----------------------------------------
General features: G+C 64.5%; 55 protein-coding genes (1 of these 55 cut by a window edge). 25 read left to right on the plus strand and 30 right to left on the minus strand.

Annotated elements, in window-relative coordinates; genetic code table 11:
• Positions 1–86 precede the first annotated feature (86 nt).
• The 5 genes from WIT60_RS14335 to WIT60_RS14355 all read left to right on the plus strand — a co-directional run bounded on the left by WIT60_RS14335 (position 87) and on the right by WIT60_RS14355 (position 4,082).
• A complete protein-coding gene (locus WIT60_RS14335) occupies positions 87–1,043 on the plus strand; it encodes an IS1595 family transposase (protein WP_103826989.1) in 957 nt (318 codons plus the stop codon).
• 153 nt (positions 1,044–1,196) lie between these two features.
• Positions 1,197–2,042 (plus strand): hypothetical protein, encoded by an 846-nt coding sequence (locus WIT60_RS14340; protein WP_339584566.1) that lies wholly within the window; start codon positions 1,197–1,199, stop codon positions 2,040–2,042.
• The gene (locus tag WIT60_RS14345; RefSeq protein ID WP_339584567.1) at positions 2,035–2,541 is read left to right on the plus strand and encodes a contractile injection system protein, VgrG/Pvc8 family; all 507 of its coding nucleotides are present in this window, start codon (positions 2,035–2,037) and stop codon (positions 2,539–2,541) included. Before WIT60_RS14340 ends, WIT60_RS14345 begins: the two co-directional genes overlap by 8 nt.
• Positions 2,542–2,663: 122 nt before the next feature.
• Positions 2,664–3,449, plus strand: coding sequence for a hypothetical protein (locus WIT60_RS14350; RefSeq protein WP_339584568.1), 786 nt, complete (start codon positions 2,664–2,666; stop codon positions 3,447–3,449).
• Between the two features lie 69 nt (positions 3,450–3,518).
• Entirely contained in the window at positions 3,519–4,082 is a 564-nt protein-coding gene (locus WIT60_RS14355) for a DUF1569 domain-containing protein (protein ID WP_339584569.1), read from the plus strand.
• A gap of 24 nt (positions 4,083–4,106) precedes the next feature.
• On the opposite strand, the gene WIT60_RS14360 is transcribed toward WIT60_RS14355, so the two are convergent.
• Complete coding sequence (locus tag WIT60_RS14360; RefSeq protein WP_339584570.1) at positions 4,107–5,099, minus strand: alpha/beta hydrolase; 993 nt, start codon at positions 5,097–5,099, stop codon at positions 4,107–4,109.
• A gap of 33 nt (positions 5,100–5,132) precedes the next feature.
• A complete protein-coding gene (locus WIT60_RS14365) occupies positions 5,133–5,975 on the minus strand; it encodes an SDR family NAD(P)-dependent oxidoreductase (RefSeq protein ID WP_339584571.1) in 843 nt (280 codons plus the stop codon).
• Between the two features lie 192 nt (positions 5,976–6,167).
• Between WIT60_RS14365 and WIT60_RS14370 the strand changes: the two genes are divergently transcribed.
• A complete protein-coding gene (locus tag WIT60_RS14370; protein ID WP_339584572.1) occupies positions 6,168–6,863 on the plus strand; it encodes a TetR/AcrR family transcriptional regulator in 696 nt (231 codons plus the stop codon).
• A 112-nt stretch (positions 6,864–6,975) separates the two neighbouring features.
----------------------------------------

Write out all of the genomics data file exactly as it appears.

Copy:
General features: G+C 64.5%; 55 protein-coding genes (1 of these 55 cut by a window edge). 25 read left to right on the plus strand and 30 right to left on the minus strand.

Annotated elements, in window-relative coordinates; genetic code table 11:
• Positions 1–86 precede the first annotated feature (86 nt).
• The 5 genes from WIT60_RS14335 to WIT60_RS14355 all read left to right on the plus strand — a co-directional run bounded on the left by WIT60_RS14335 (position 87) and on the right by WIT60_RS14355 (position 4,082).
• A complete protein-coding gene (locus WIT60_RS14335) occupies positions 87–1,043 on the plus strand; it encodes an IS1595 family transposase (protein WP_103826989.1) in 957 nt (318 codons plus the stop codon).
• 153 nt (positions 1,044–1,196) lie between these two features.
• Positions 1,197–2,042 (plus strand): hypothetical protein, encoded by an 846-nt coding sequence (locus WIT60_RS14340; protein WP_339584566.1) that lies wholly within the window; start codon positions 1,197–1,199, stop codon positions 2,040–2,042.
• The gene (locus tag WIT60_RS14345; RefSeq protein ID WP_339584567.1) at positions 2,035–2,541 is read left to right on the plus strand and encodes a contractile injection system protein, VgrG/Pvc8 family; all 507 of its coding nucleotides are present in this window, start codon (positions 2,035–2,037) and stop codon (positions 2,539–2,541) included. Before WIT60_RS14340 ends, WIT60_RS14345 begins: the two co-directional genes overlap by 8 nt.
• Positions 2,542–2,663: 122 nt before the next feature.
• Positions 2,664–3,449, plus strand: coding sequence for a hypothetical protein (locus WIT60_RS14350; RefSeq protein WP_339584568.1), 786 nt, complete (start codon positions 2,664–2,666; stop codon positions 3,447–3,449).
• Between the two features lie 69 nt (positions 3,450–3,518).
• Entirely contained in the window at positions 3,519–4,082 is a 564-nt protein-coding gene (locus WIT60_RS14355) for a DUF1569 domain-containing protein (protein ID WP_339584569.1), read from the plus strand.
• A gap of 24 nt (positions 4,083–4,106) precedes the next feature.
• On the opposite strand, the gene WIT60_RS14360 is transcribed toward WIT60_RS14355, so the two are convergent.
• Complete coding sequence (locus tag WIT60_RS14360; RefSeq protein WP_339584570.1) at positions 4,107–5,099, minus strand: alpha/beta hydrolase; 993 nt, start codon at positions 5,097–5,099, stop codon at positions 4,107–4,109.
• A gap of 33 nt (positions 5,100–5,132) precedes the next feature.
• A complete protein-coding gene (locus WIT60_RS14365) occupies positions 5,133–5,975 on the minus strand; it encodes an SDR family NAD(P)-dependent oxidoreductase (RefSeq protein ID WP_339584571.1) in 843 nt (280 codons plus the stop codon).
• Between the two features lie 192 nt (positions 5,976–6,167).
• Between WIT60_RS14365 and WIT60_RS14370 the strand changes: the two genes are divergently transcribed.
• A complete protein-coding gene (locus tag WIT60_RS14370; protein ID WP_339584572.1) occupies positions 6,168–6,863 on the plus strand; it encodes a TetR/AcrR family transcriptional regulator in 696 nt (231 codons plus the stop codon).
• A 112-nt stretch (positions 6,864–6,975) separates the two neighbouring features.